- Harmer: "From personal experience, I found it doesn't matter. My hometown of San Ramon is split. John Garamendi didn't live in the 10th district, but nobody ever, ever came up to me and said, 'I was going to vote for Garamendi, and then I learned he lived in Walnut Grove, so I'm voting for you.' I wasn't running against Garamendi because he lived outside the district. I was running against him because he was a rubber stamp for the Obama agenda."
- Goehring, through spokesman Rappley: "(Amador's) a carpetbagger, basically. He left the Sacramento area."
- Emken: Says members of Congress have a better chance of representing the district if they actually live in the district.
Immigration is another hot topic. While it has been a long-standing issue, it took a new twist in April when Arizona Gov. Jan Brewer signed a bill requiring law enforcement to check someone's immigration status if they have reason to believe that the person is in the United States illegally.
While Republican candidates in the 11th District agree with the sentiment, they're not in full agreement with what California or Congress should do about it.
- Emken says Brewer's action should actually be taken up by Congress because it's a federal matter involving multiple states.
- Harmer and Amador said that Congress doesn't need to enact Arizona's new law — the federal government simply needs to enforce laws already on the books.
"It's more than an immigration issue, it's a national security issue," Amador said. "We have the right as a sovereign nation to secure our borders. If it's necessary, we should send troops."
Harmer said he would appropriate money to construct fences along the Mexican border. Currently, only the areas around San Diego and El Paso, Texas, have fencing.
- Goehring, through Rappley, said that the federal government needs to identify people who are in the country illegally. As for Arizona's law, "They should definitely take it into consideration."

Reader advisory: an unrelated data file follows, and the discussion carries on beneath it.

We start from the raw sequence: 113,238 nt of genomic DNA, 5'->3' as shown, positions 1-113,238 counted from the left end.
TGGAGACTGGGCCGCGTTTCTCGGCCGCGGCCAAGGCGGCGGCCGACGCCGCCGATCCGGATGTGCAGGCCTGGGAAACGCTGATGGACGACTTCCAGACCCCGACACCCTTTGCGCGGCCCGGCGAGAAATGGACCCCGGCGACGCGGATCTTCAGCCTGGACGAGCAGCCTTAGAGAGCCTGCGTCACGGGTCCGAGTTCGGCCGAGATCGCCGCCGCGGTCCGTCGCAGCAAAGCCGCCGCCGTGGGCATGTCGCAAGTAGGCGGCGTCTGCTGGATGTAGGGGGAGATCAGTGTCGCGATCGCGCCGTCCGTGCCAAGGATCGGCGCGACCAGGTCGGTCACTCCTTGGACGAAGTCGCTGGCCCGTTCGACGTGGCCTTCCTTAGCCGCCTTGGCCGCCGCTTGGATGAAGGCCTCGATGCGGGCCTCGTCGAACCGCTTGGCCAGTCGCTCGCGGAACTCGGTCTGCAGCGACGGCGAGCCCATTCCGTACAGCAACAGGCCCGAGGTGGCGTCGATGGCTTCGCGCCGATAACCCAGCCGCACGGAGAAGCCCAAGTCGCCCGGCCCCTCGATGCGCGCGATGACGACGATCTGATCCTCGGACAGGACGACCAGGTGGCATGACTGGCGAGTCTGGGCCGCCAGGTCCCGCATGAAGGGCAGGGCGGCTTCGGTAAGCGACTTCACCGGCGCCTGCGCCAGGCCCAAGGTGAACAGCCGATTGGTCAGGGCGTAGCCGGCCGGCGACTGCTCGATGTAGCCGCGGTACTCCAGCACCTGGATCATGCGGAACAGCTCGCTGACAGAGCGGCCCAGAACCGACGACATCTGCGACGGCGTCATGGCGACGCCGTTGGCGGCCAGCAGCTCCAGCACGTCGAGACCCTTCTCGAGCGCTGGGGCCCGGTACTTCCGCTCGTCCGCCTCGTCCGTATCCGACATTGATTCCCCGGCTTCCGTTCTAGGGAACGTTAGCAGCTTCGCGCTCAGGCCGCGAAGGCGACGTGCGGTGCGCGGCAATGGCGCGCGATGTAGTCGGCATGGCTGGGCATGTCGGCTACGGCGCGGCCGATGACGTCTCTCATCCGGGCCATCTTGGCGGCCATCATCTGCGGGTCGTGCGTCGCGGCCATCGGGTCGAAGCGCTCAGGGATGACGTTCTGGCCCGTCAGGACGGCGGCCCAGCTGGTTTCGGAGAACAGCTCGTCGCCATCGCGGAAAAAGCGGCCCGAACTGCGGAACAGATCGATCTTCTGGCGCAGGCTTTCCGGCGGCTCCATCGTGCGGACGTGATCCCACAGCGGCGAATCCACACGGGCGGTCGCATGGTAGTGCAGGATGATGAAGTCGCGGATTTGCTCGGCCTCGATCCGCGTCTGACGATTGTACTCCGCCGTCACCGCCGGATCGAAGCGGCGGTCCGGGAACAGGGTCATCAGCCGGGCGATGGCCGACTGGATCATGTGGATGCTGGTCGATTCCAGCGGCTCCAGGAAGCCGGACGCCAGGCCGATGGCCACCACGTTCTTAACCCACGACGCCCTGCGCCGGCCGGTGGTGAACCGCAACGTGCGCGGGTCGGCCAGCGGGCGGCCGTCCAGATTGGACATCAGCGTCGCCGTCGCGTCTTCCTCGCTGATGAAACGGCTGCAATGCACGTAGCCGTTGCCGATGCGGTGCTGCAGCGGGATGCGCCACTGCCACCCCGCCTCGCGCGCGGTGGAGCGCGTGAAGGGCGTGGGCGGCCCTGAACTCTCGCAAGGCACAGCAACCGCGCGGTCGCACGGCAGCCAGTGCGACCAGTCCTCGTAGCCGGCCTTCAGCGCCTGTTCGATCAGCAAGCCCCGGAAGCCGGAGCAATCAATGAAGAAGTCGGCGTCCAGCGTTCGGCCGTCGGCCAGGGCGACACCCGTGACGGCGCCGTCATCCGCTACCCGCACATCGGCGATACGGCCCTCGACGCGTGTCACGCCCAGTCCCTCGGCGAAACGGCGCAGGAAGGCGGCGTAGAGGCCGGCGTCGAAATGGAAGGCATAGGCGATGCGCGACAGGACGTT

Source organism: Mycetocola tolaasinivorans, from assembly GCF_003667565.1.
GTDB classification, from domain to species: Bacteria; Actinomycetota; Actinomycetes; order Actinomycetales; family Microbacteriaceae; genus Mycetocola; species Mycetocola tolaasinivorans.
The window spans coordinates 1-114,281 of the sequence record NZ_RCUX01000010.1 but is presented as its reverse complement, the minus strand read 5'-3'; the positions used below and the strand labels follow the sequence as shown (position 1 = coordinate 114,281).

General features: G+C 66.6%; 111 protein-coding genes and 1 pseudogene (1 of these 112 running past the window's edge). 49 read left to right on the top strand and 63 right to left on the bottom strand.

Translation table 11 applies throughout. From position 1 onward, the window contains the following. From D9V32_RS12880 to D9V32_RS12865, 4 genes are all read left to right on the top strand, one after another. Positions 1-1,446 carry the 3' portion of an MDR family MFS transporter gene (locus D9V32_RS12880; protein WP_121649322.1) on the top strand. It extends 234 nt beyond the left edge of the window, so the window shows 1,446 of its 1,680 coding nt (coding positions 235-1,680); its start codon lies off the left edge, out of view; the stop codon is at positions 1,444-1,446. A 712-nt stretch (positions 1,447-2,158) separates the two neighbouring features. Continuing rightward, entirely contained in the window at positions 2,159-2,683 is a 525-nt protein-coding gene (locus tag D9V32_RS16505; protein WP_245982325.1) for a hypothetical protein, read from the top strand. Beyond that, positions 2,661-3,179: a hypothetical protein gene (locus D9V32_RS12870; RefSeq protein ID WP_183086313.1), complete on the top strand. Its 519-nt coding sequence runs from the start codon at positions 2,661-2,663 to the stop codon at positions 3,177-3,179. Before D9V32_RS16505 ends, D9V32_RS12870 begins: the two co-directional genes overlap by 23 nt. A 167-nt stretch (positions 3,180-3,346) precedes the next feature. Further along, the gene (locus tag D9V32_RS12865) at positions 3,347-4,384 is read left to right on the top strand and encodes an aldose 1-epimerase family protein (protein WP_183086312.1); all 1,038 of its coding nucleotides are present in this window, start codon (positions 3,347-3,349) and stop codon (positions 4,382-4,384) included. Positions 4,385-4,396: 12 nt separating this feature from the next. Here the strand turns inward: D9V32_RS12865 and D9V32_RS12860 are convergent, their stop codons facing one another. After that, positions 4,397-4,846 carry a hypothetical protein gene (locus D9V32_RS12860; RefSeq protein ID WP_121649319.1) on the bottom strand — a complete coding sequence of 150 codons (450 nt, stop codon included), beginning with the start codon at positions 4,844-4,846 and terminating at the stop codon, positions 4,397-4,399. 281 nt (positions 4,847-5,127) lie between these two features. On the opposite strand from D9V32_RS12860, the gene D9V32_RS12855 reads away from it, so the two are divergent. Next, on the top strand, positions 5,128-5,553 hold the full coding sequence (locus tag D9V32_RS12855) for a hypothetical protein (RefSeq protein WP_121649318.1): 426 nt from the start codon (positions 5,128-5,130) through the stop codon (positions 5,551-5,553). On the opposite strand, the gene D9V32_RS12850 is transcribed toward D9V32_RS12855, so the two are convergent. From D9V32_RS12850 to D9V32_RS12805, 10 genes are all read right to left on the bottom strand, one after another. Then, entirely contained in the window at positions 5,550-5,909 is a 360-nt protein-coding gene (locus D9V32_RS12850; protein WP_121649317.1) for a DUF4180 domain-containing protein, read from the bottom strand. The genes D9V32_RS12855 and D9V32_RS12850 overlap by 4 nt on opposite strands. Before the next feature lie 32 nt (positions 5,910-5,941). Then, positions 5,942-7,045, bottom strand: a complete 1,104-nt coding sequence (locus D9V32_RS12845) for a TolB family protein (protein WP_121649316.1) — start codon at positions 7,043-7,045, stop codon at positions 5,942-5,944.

All four Republican candidates say that the new Arizona law doesn't promote racial profiling — in fact, it prohibits racial profiling.
Candidates at a glanceTony Amador
Education: McGeorge School of Law, Sacramento, 1988.
Career: U.S. Marshal for seven years, retiring in July 2009; previously Los Angeles police officer, chaired Youthful Offender Parole Board and was director of the California Youth Authority. Member, California Public Employment Relations Board.
Family: Wife, Evilia; four grown daughters, Tracy, Theresa, Vanessa-Leigh, Antoinette; 13 grandchildren.
Education: UCLA, economics and political science degrees, 1984.
Career: Formerly at IBM Corp. and vice president for government relations at Autism Speaks. She resigned when she decided to run for Congress.
Family: Husband, Craig Swartz; son, Alex, 17; daughters, Hayleigh, 14, and Emmaleigh, 10.
Education: Business administration major, California State University, Chico. Couple of classes short of a degree.
Career: Owns and operates Goehring Vineyards.
Family: Wife, Kristin; daughters, Lexus, 18, Bryson, 8, and Brielle, 6.
Education: Brigham Young University law school, B.A., J.D.
Career: Attorney for subcommittee of the Senate Judiciary Committee; attorney at O'Melveny & Myers.
Family: Wife, Elayne; children, Madison, 14, Jonas, 12, Ariel, 11, Benjamin, 8.